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Waltz and the world: neorealism as international political theory?

Humphreys, A. R. C. ORCID: (2013) Waltz and the world: neorealism as international political theory? International Politics, 50 (6). pp. 863-879. ISSN 1740-3898

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To link to this item DOI: 10.1057/ip.2013.34


The recent recovery of an empirically and ethically richer realist tradition involves an explicit contrast with neorealism's more scientistic explanatory aspirations. This contrast is, however, incomplete. Although Waltz's theoretical work is shaped by his understanding of the requirements of scientific adequacy, his empirical essays are normatively quite rich: he defends bipolarity, and criticizes US adventurism overseas, because he believes bipolarity to be conducive to effective great power management of the international system, and hence to the avoidance of nuclear war. He is, in this sense, a theorist divided against himself: much of his oeuvre exhibits precisely the kind of pragmatic sensibility that is typically identified as distinguishing realism from neorealism. His legacy for a reoriented realism is therefore more complex than is usually realized. Indeed, the nature of Waltz's own analytical endeavour points towards a kind of international political theory in which explanatory and normative questions are intertwined.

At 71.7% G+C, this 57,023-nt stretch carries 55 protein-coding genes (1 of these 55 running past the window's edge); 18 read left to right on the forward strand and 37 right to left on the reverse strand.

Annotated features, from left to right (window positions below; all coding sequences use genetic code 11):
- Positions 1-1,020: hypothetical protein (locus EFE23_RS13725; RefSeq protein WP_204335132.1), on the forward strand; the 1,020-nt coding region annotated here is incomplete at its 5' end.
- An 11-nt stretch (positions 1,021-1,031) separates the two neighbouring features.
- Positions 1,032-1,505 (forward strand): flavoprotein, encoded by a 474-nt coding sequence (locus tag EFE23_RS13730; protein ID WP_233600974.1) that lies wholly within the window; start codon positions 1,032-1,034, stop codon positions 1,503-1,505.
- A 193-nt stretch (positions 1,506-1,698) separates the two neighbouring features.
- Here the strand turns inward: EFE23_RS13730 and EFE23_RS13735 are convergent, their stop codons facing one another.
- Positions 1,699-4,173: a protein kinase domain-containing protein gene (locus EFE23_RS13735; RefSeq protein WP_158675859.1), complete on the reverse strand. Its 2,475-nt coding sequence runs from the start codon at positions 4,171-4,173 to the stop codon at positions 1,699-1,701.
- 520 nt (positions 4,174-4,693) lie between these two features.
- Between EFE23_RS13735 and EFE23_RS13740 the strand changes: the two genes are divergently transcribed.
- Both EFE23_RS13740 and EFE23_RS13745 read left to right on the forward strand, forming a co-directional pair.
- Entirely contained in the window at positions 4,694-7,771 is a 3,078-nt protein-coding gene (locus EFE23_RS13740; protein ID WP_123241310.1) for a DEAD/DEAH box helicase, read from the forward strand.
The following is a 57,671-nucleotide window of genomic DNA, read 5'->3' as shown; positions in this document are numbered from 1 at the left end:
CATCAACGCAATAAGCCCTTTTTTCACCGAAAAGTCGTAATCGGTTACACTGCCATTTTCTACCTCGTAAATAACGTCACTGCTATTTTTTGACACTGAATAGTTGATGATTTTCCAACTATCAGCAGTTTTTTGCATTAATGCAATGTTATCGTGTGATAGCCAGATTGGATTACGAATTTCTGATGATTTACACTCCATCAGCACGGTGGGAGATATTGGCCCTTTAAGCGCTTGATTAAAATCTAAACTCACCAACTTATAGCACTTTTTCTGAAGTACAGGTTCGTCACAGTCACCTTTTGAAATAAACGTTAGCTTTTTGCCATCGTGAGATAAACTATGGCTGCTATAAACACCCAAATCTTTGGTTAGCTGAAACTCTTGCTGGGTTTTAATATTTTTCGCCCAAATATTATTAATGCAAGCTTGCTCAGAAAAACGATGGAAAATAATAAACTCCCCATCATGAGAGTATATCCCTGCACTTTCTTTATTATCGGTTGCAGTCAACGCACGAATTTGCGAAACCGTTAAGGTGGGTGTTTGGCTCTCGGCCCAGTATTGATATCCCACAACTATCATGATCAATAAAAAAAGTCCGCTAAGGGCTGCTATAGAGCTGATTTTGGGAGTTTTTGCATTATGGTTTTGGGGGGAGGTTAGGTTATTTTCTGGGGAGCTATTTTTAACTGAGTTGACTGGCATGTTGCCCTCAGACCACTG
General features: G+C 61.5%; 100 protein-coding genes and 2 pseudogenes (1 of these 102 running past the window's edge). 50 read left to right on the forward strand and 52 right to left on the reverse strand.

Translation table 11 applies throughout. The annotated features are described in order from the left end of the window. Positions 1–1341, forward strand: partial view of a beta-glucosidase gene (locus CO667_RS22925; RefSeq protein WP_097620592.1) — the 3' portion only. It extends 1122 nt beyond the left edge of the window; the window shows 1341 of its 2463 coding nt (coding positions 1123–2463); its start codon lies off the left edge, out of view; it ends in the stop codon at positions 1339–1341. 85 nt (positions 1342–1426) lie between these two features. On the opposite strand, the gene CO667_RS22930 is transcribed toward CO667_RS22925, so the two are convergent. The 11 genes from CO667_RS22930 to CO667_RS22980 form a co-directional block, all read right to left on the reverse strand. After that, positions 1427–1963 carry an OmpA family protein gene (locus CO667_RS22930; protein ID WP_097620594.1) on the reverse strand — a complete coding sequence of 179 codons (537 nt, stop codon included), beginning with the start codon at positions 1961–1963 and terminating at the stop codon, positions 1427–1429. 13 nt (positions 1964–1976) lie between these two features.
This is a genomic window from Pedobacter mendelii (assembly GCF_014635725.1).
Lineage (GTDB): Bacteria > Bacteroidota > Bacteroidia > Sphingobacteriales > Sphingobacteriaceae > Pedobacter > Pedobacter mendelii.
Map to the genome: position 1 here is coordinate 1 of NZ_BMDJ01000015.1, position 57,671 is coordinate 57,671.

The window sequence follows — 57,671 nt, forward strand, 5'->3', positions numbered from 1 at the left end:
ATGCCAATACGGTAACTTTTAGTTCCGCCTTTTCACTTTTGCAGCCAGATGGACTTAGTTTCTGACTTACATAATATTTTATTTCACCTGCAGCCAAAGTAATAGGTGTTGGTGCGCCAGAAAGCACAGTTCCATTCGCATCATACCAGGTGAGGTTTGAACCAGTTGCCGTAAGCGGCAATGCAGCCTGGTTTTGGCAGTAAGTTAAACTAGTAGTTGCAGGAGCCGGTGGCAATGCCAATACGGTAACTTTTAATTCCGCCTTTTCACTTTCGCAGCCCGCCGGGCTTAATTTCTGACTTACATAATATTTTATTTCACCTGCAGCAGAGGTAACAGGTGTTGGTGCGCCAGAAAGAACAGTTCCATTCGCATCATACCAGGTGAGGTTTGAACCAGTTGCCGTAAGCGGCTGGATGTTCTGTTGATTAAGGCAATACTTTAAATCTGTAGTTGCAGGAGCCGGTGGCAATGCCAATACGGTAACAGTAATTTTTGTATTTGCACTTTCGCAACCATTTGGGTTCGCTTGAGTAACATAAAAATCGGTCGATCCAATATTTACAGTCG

Item Type:Article
Divisions:Arts, Humanities and Social Science > School of Politics, Economics and International Relations > Politics and International Relations
ID Code:33789
Publisher:Palgrave Macmillan

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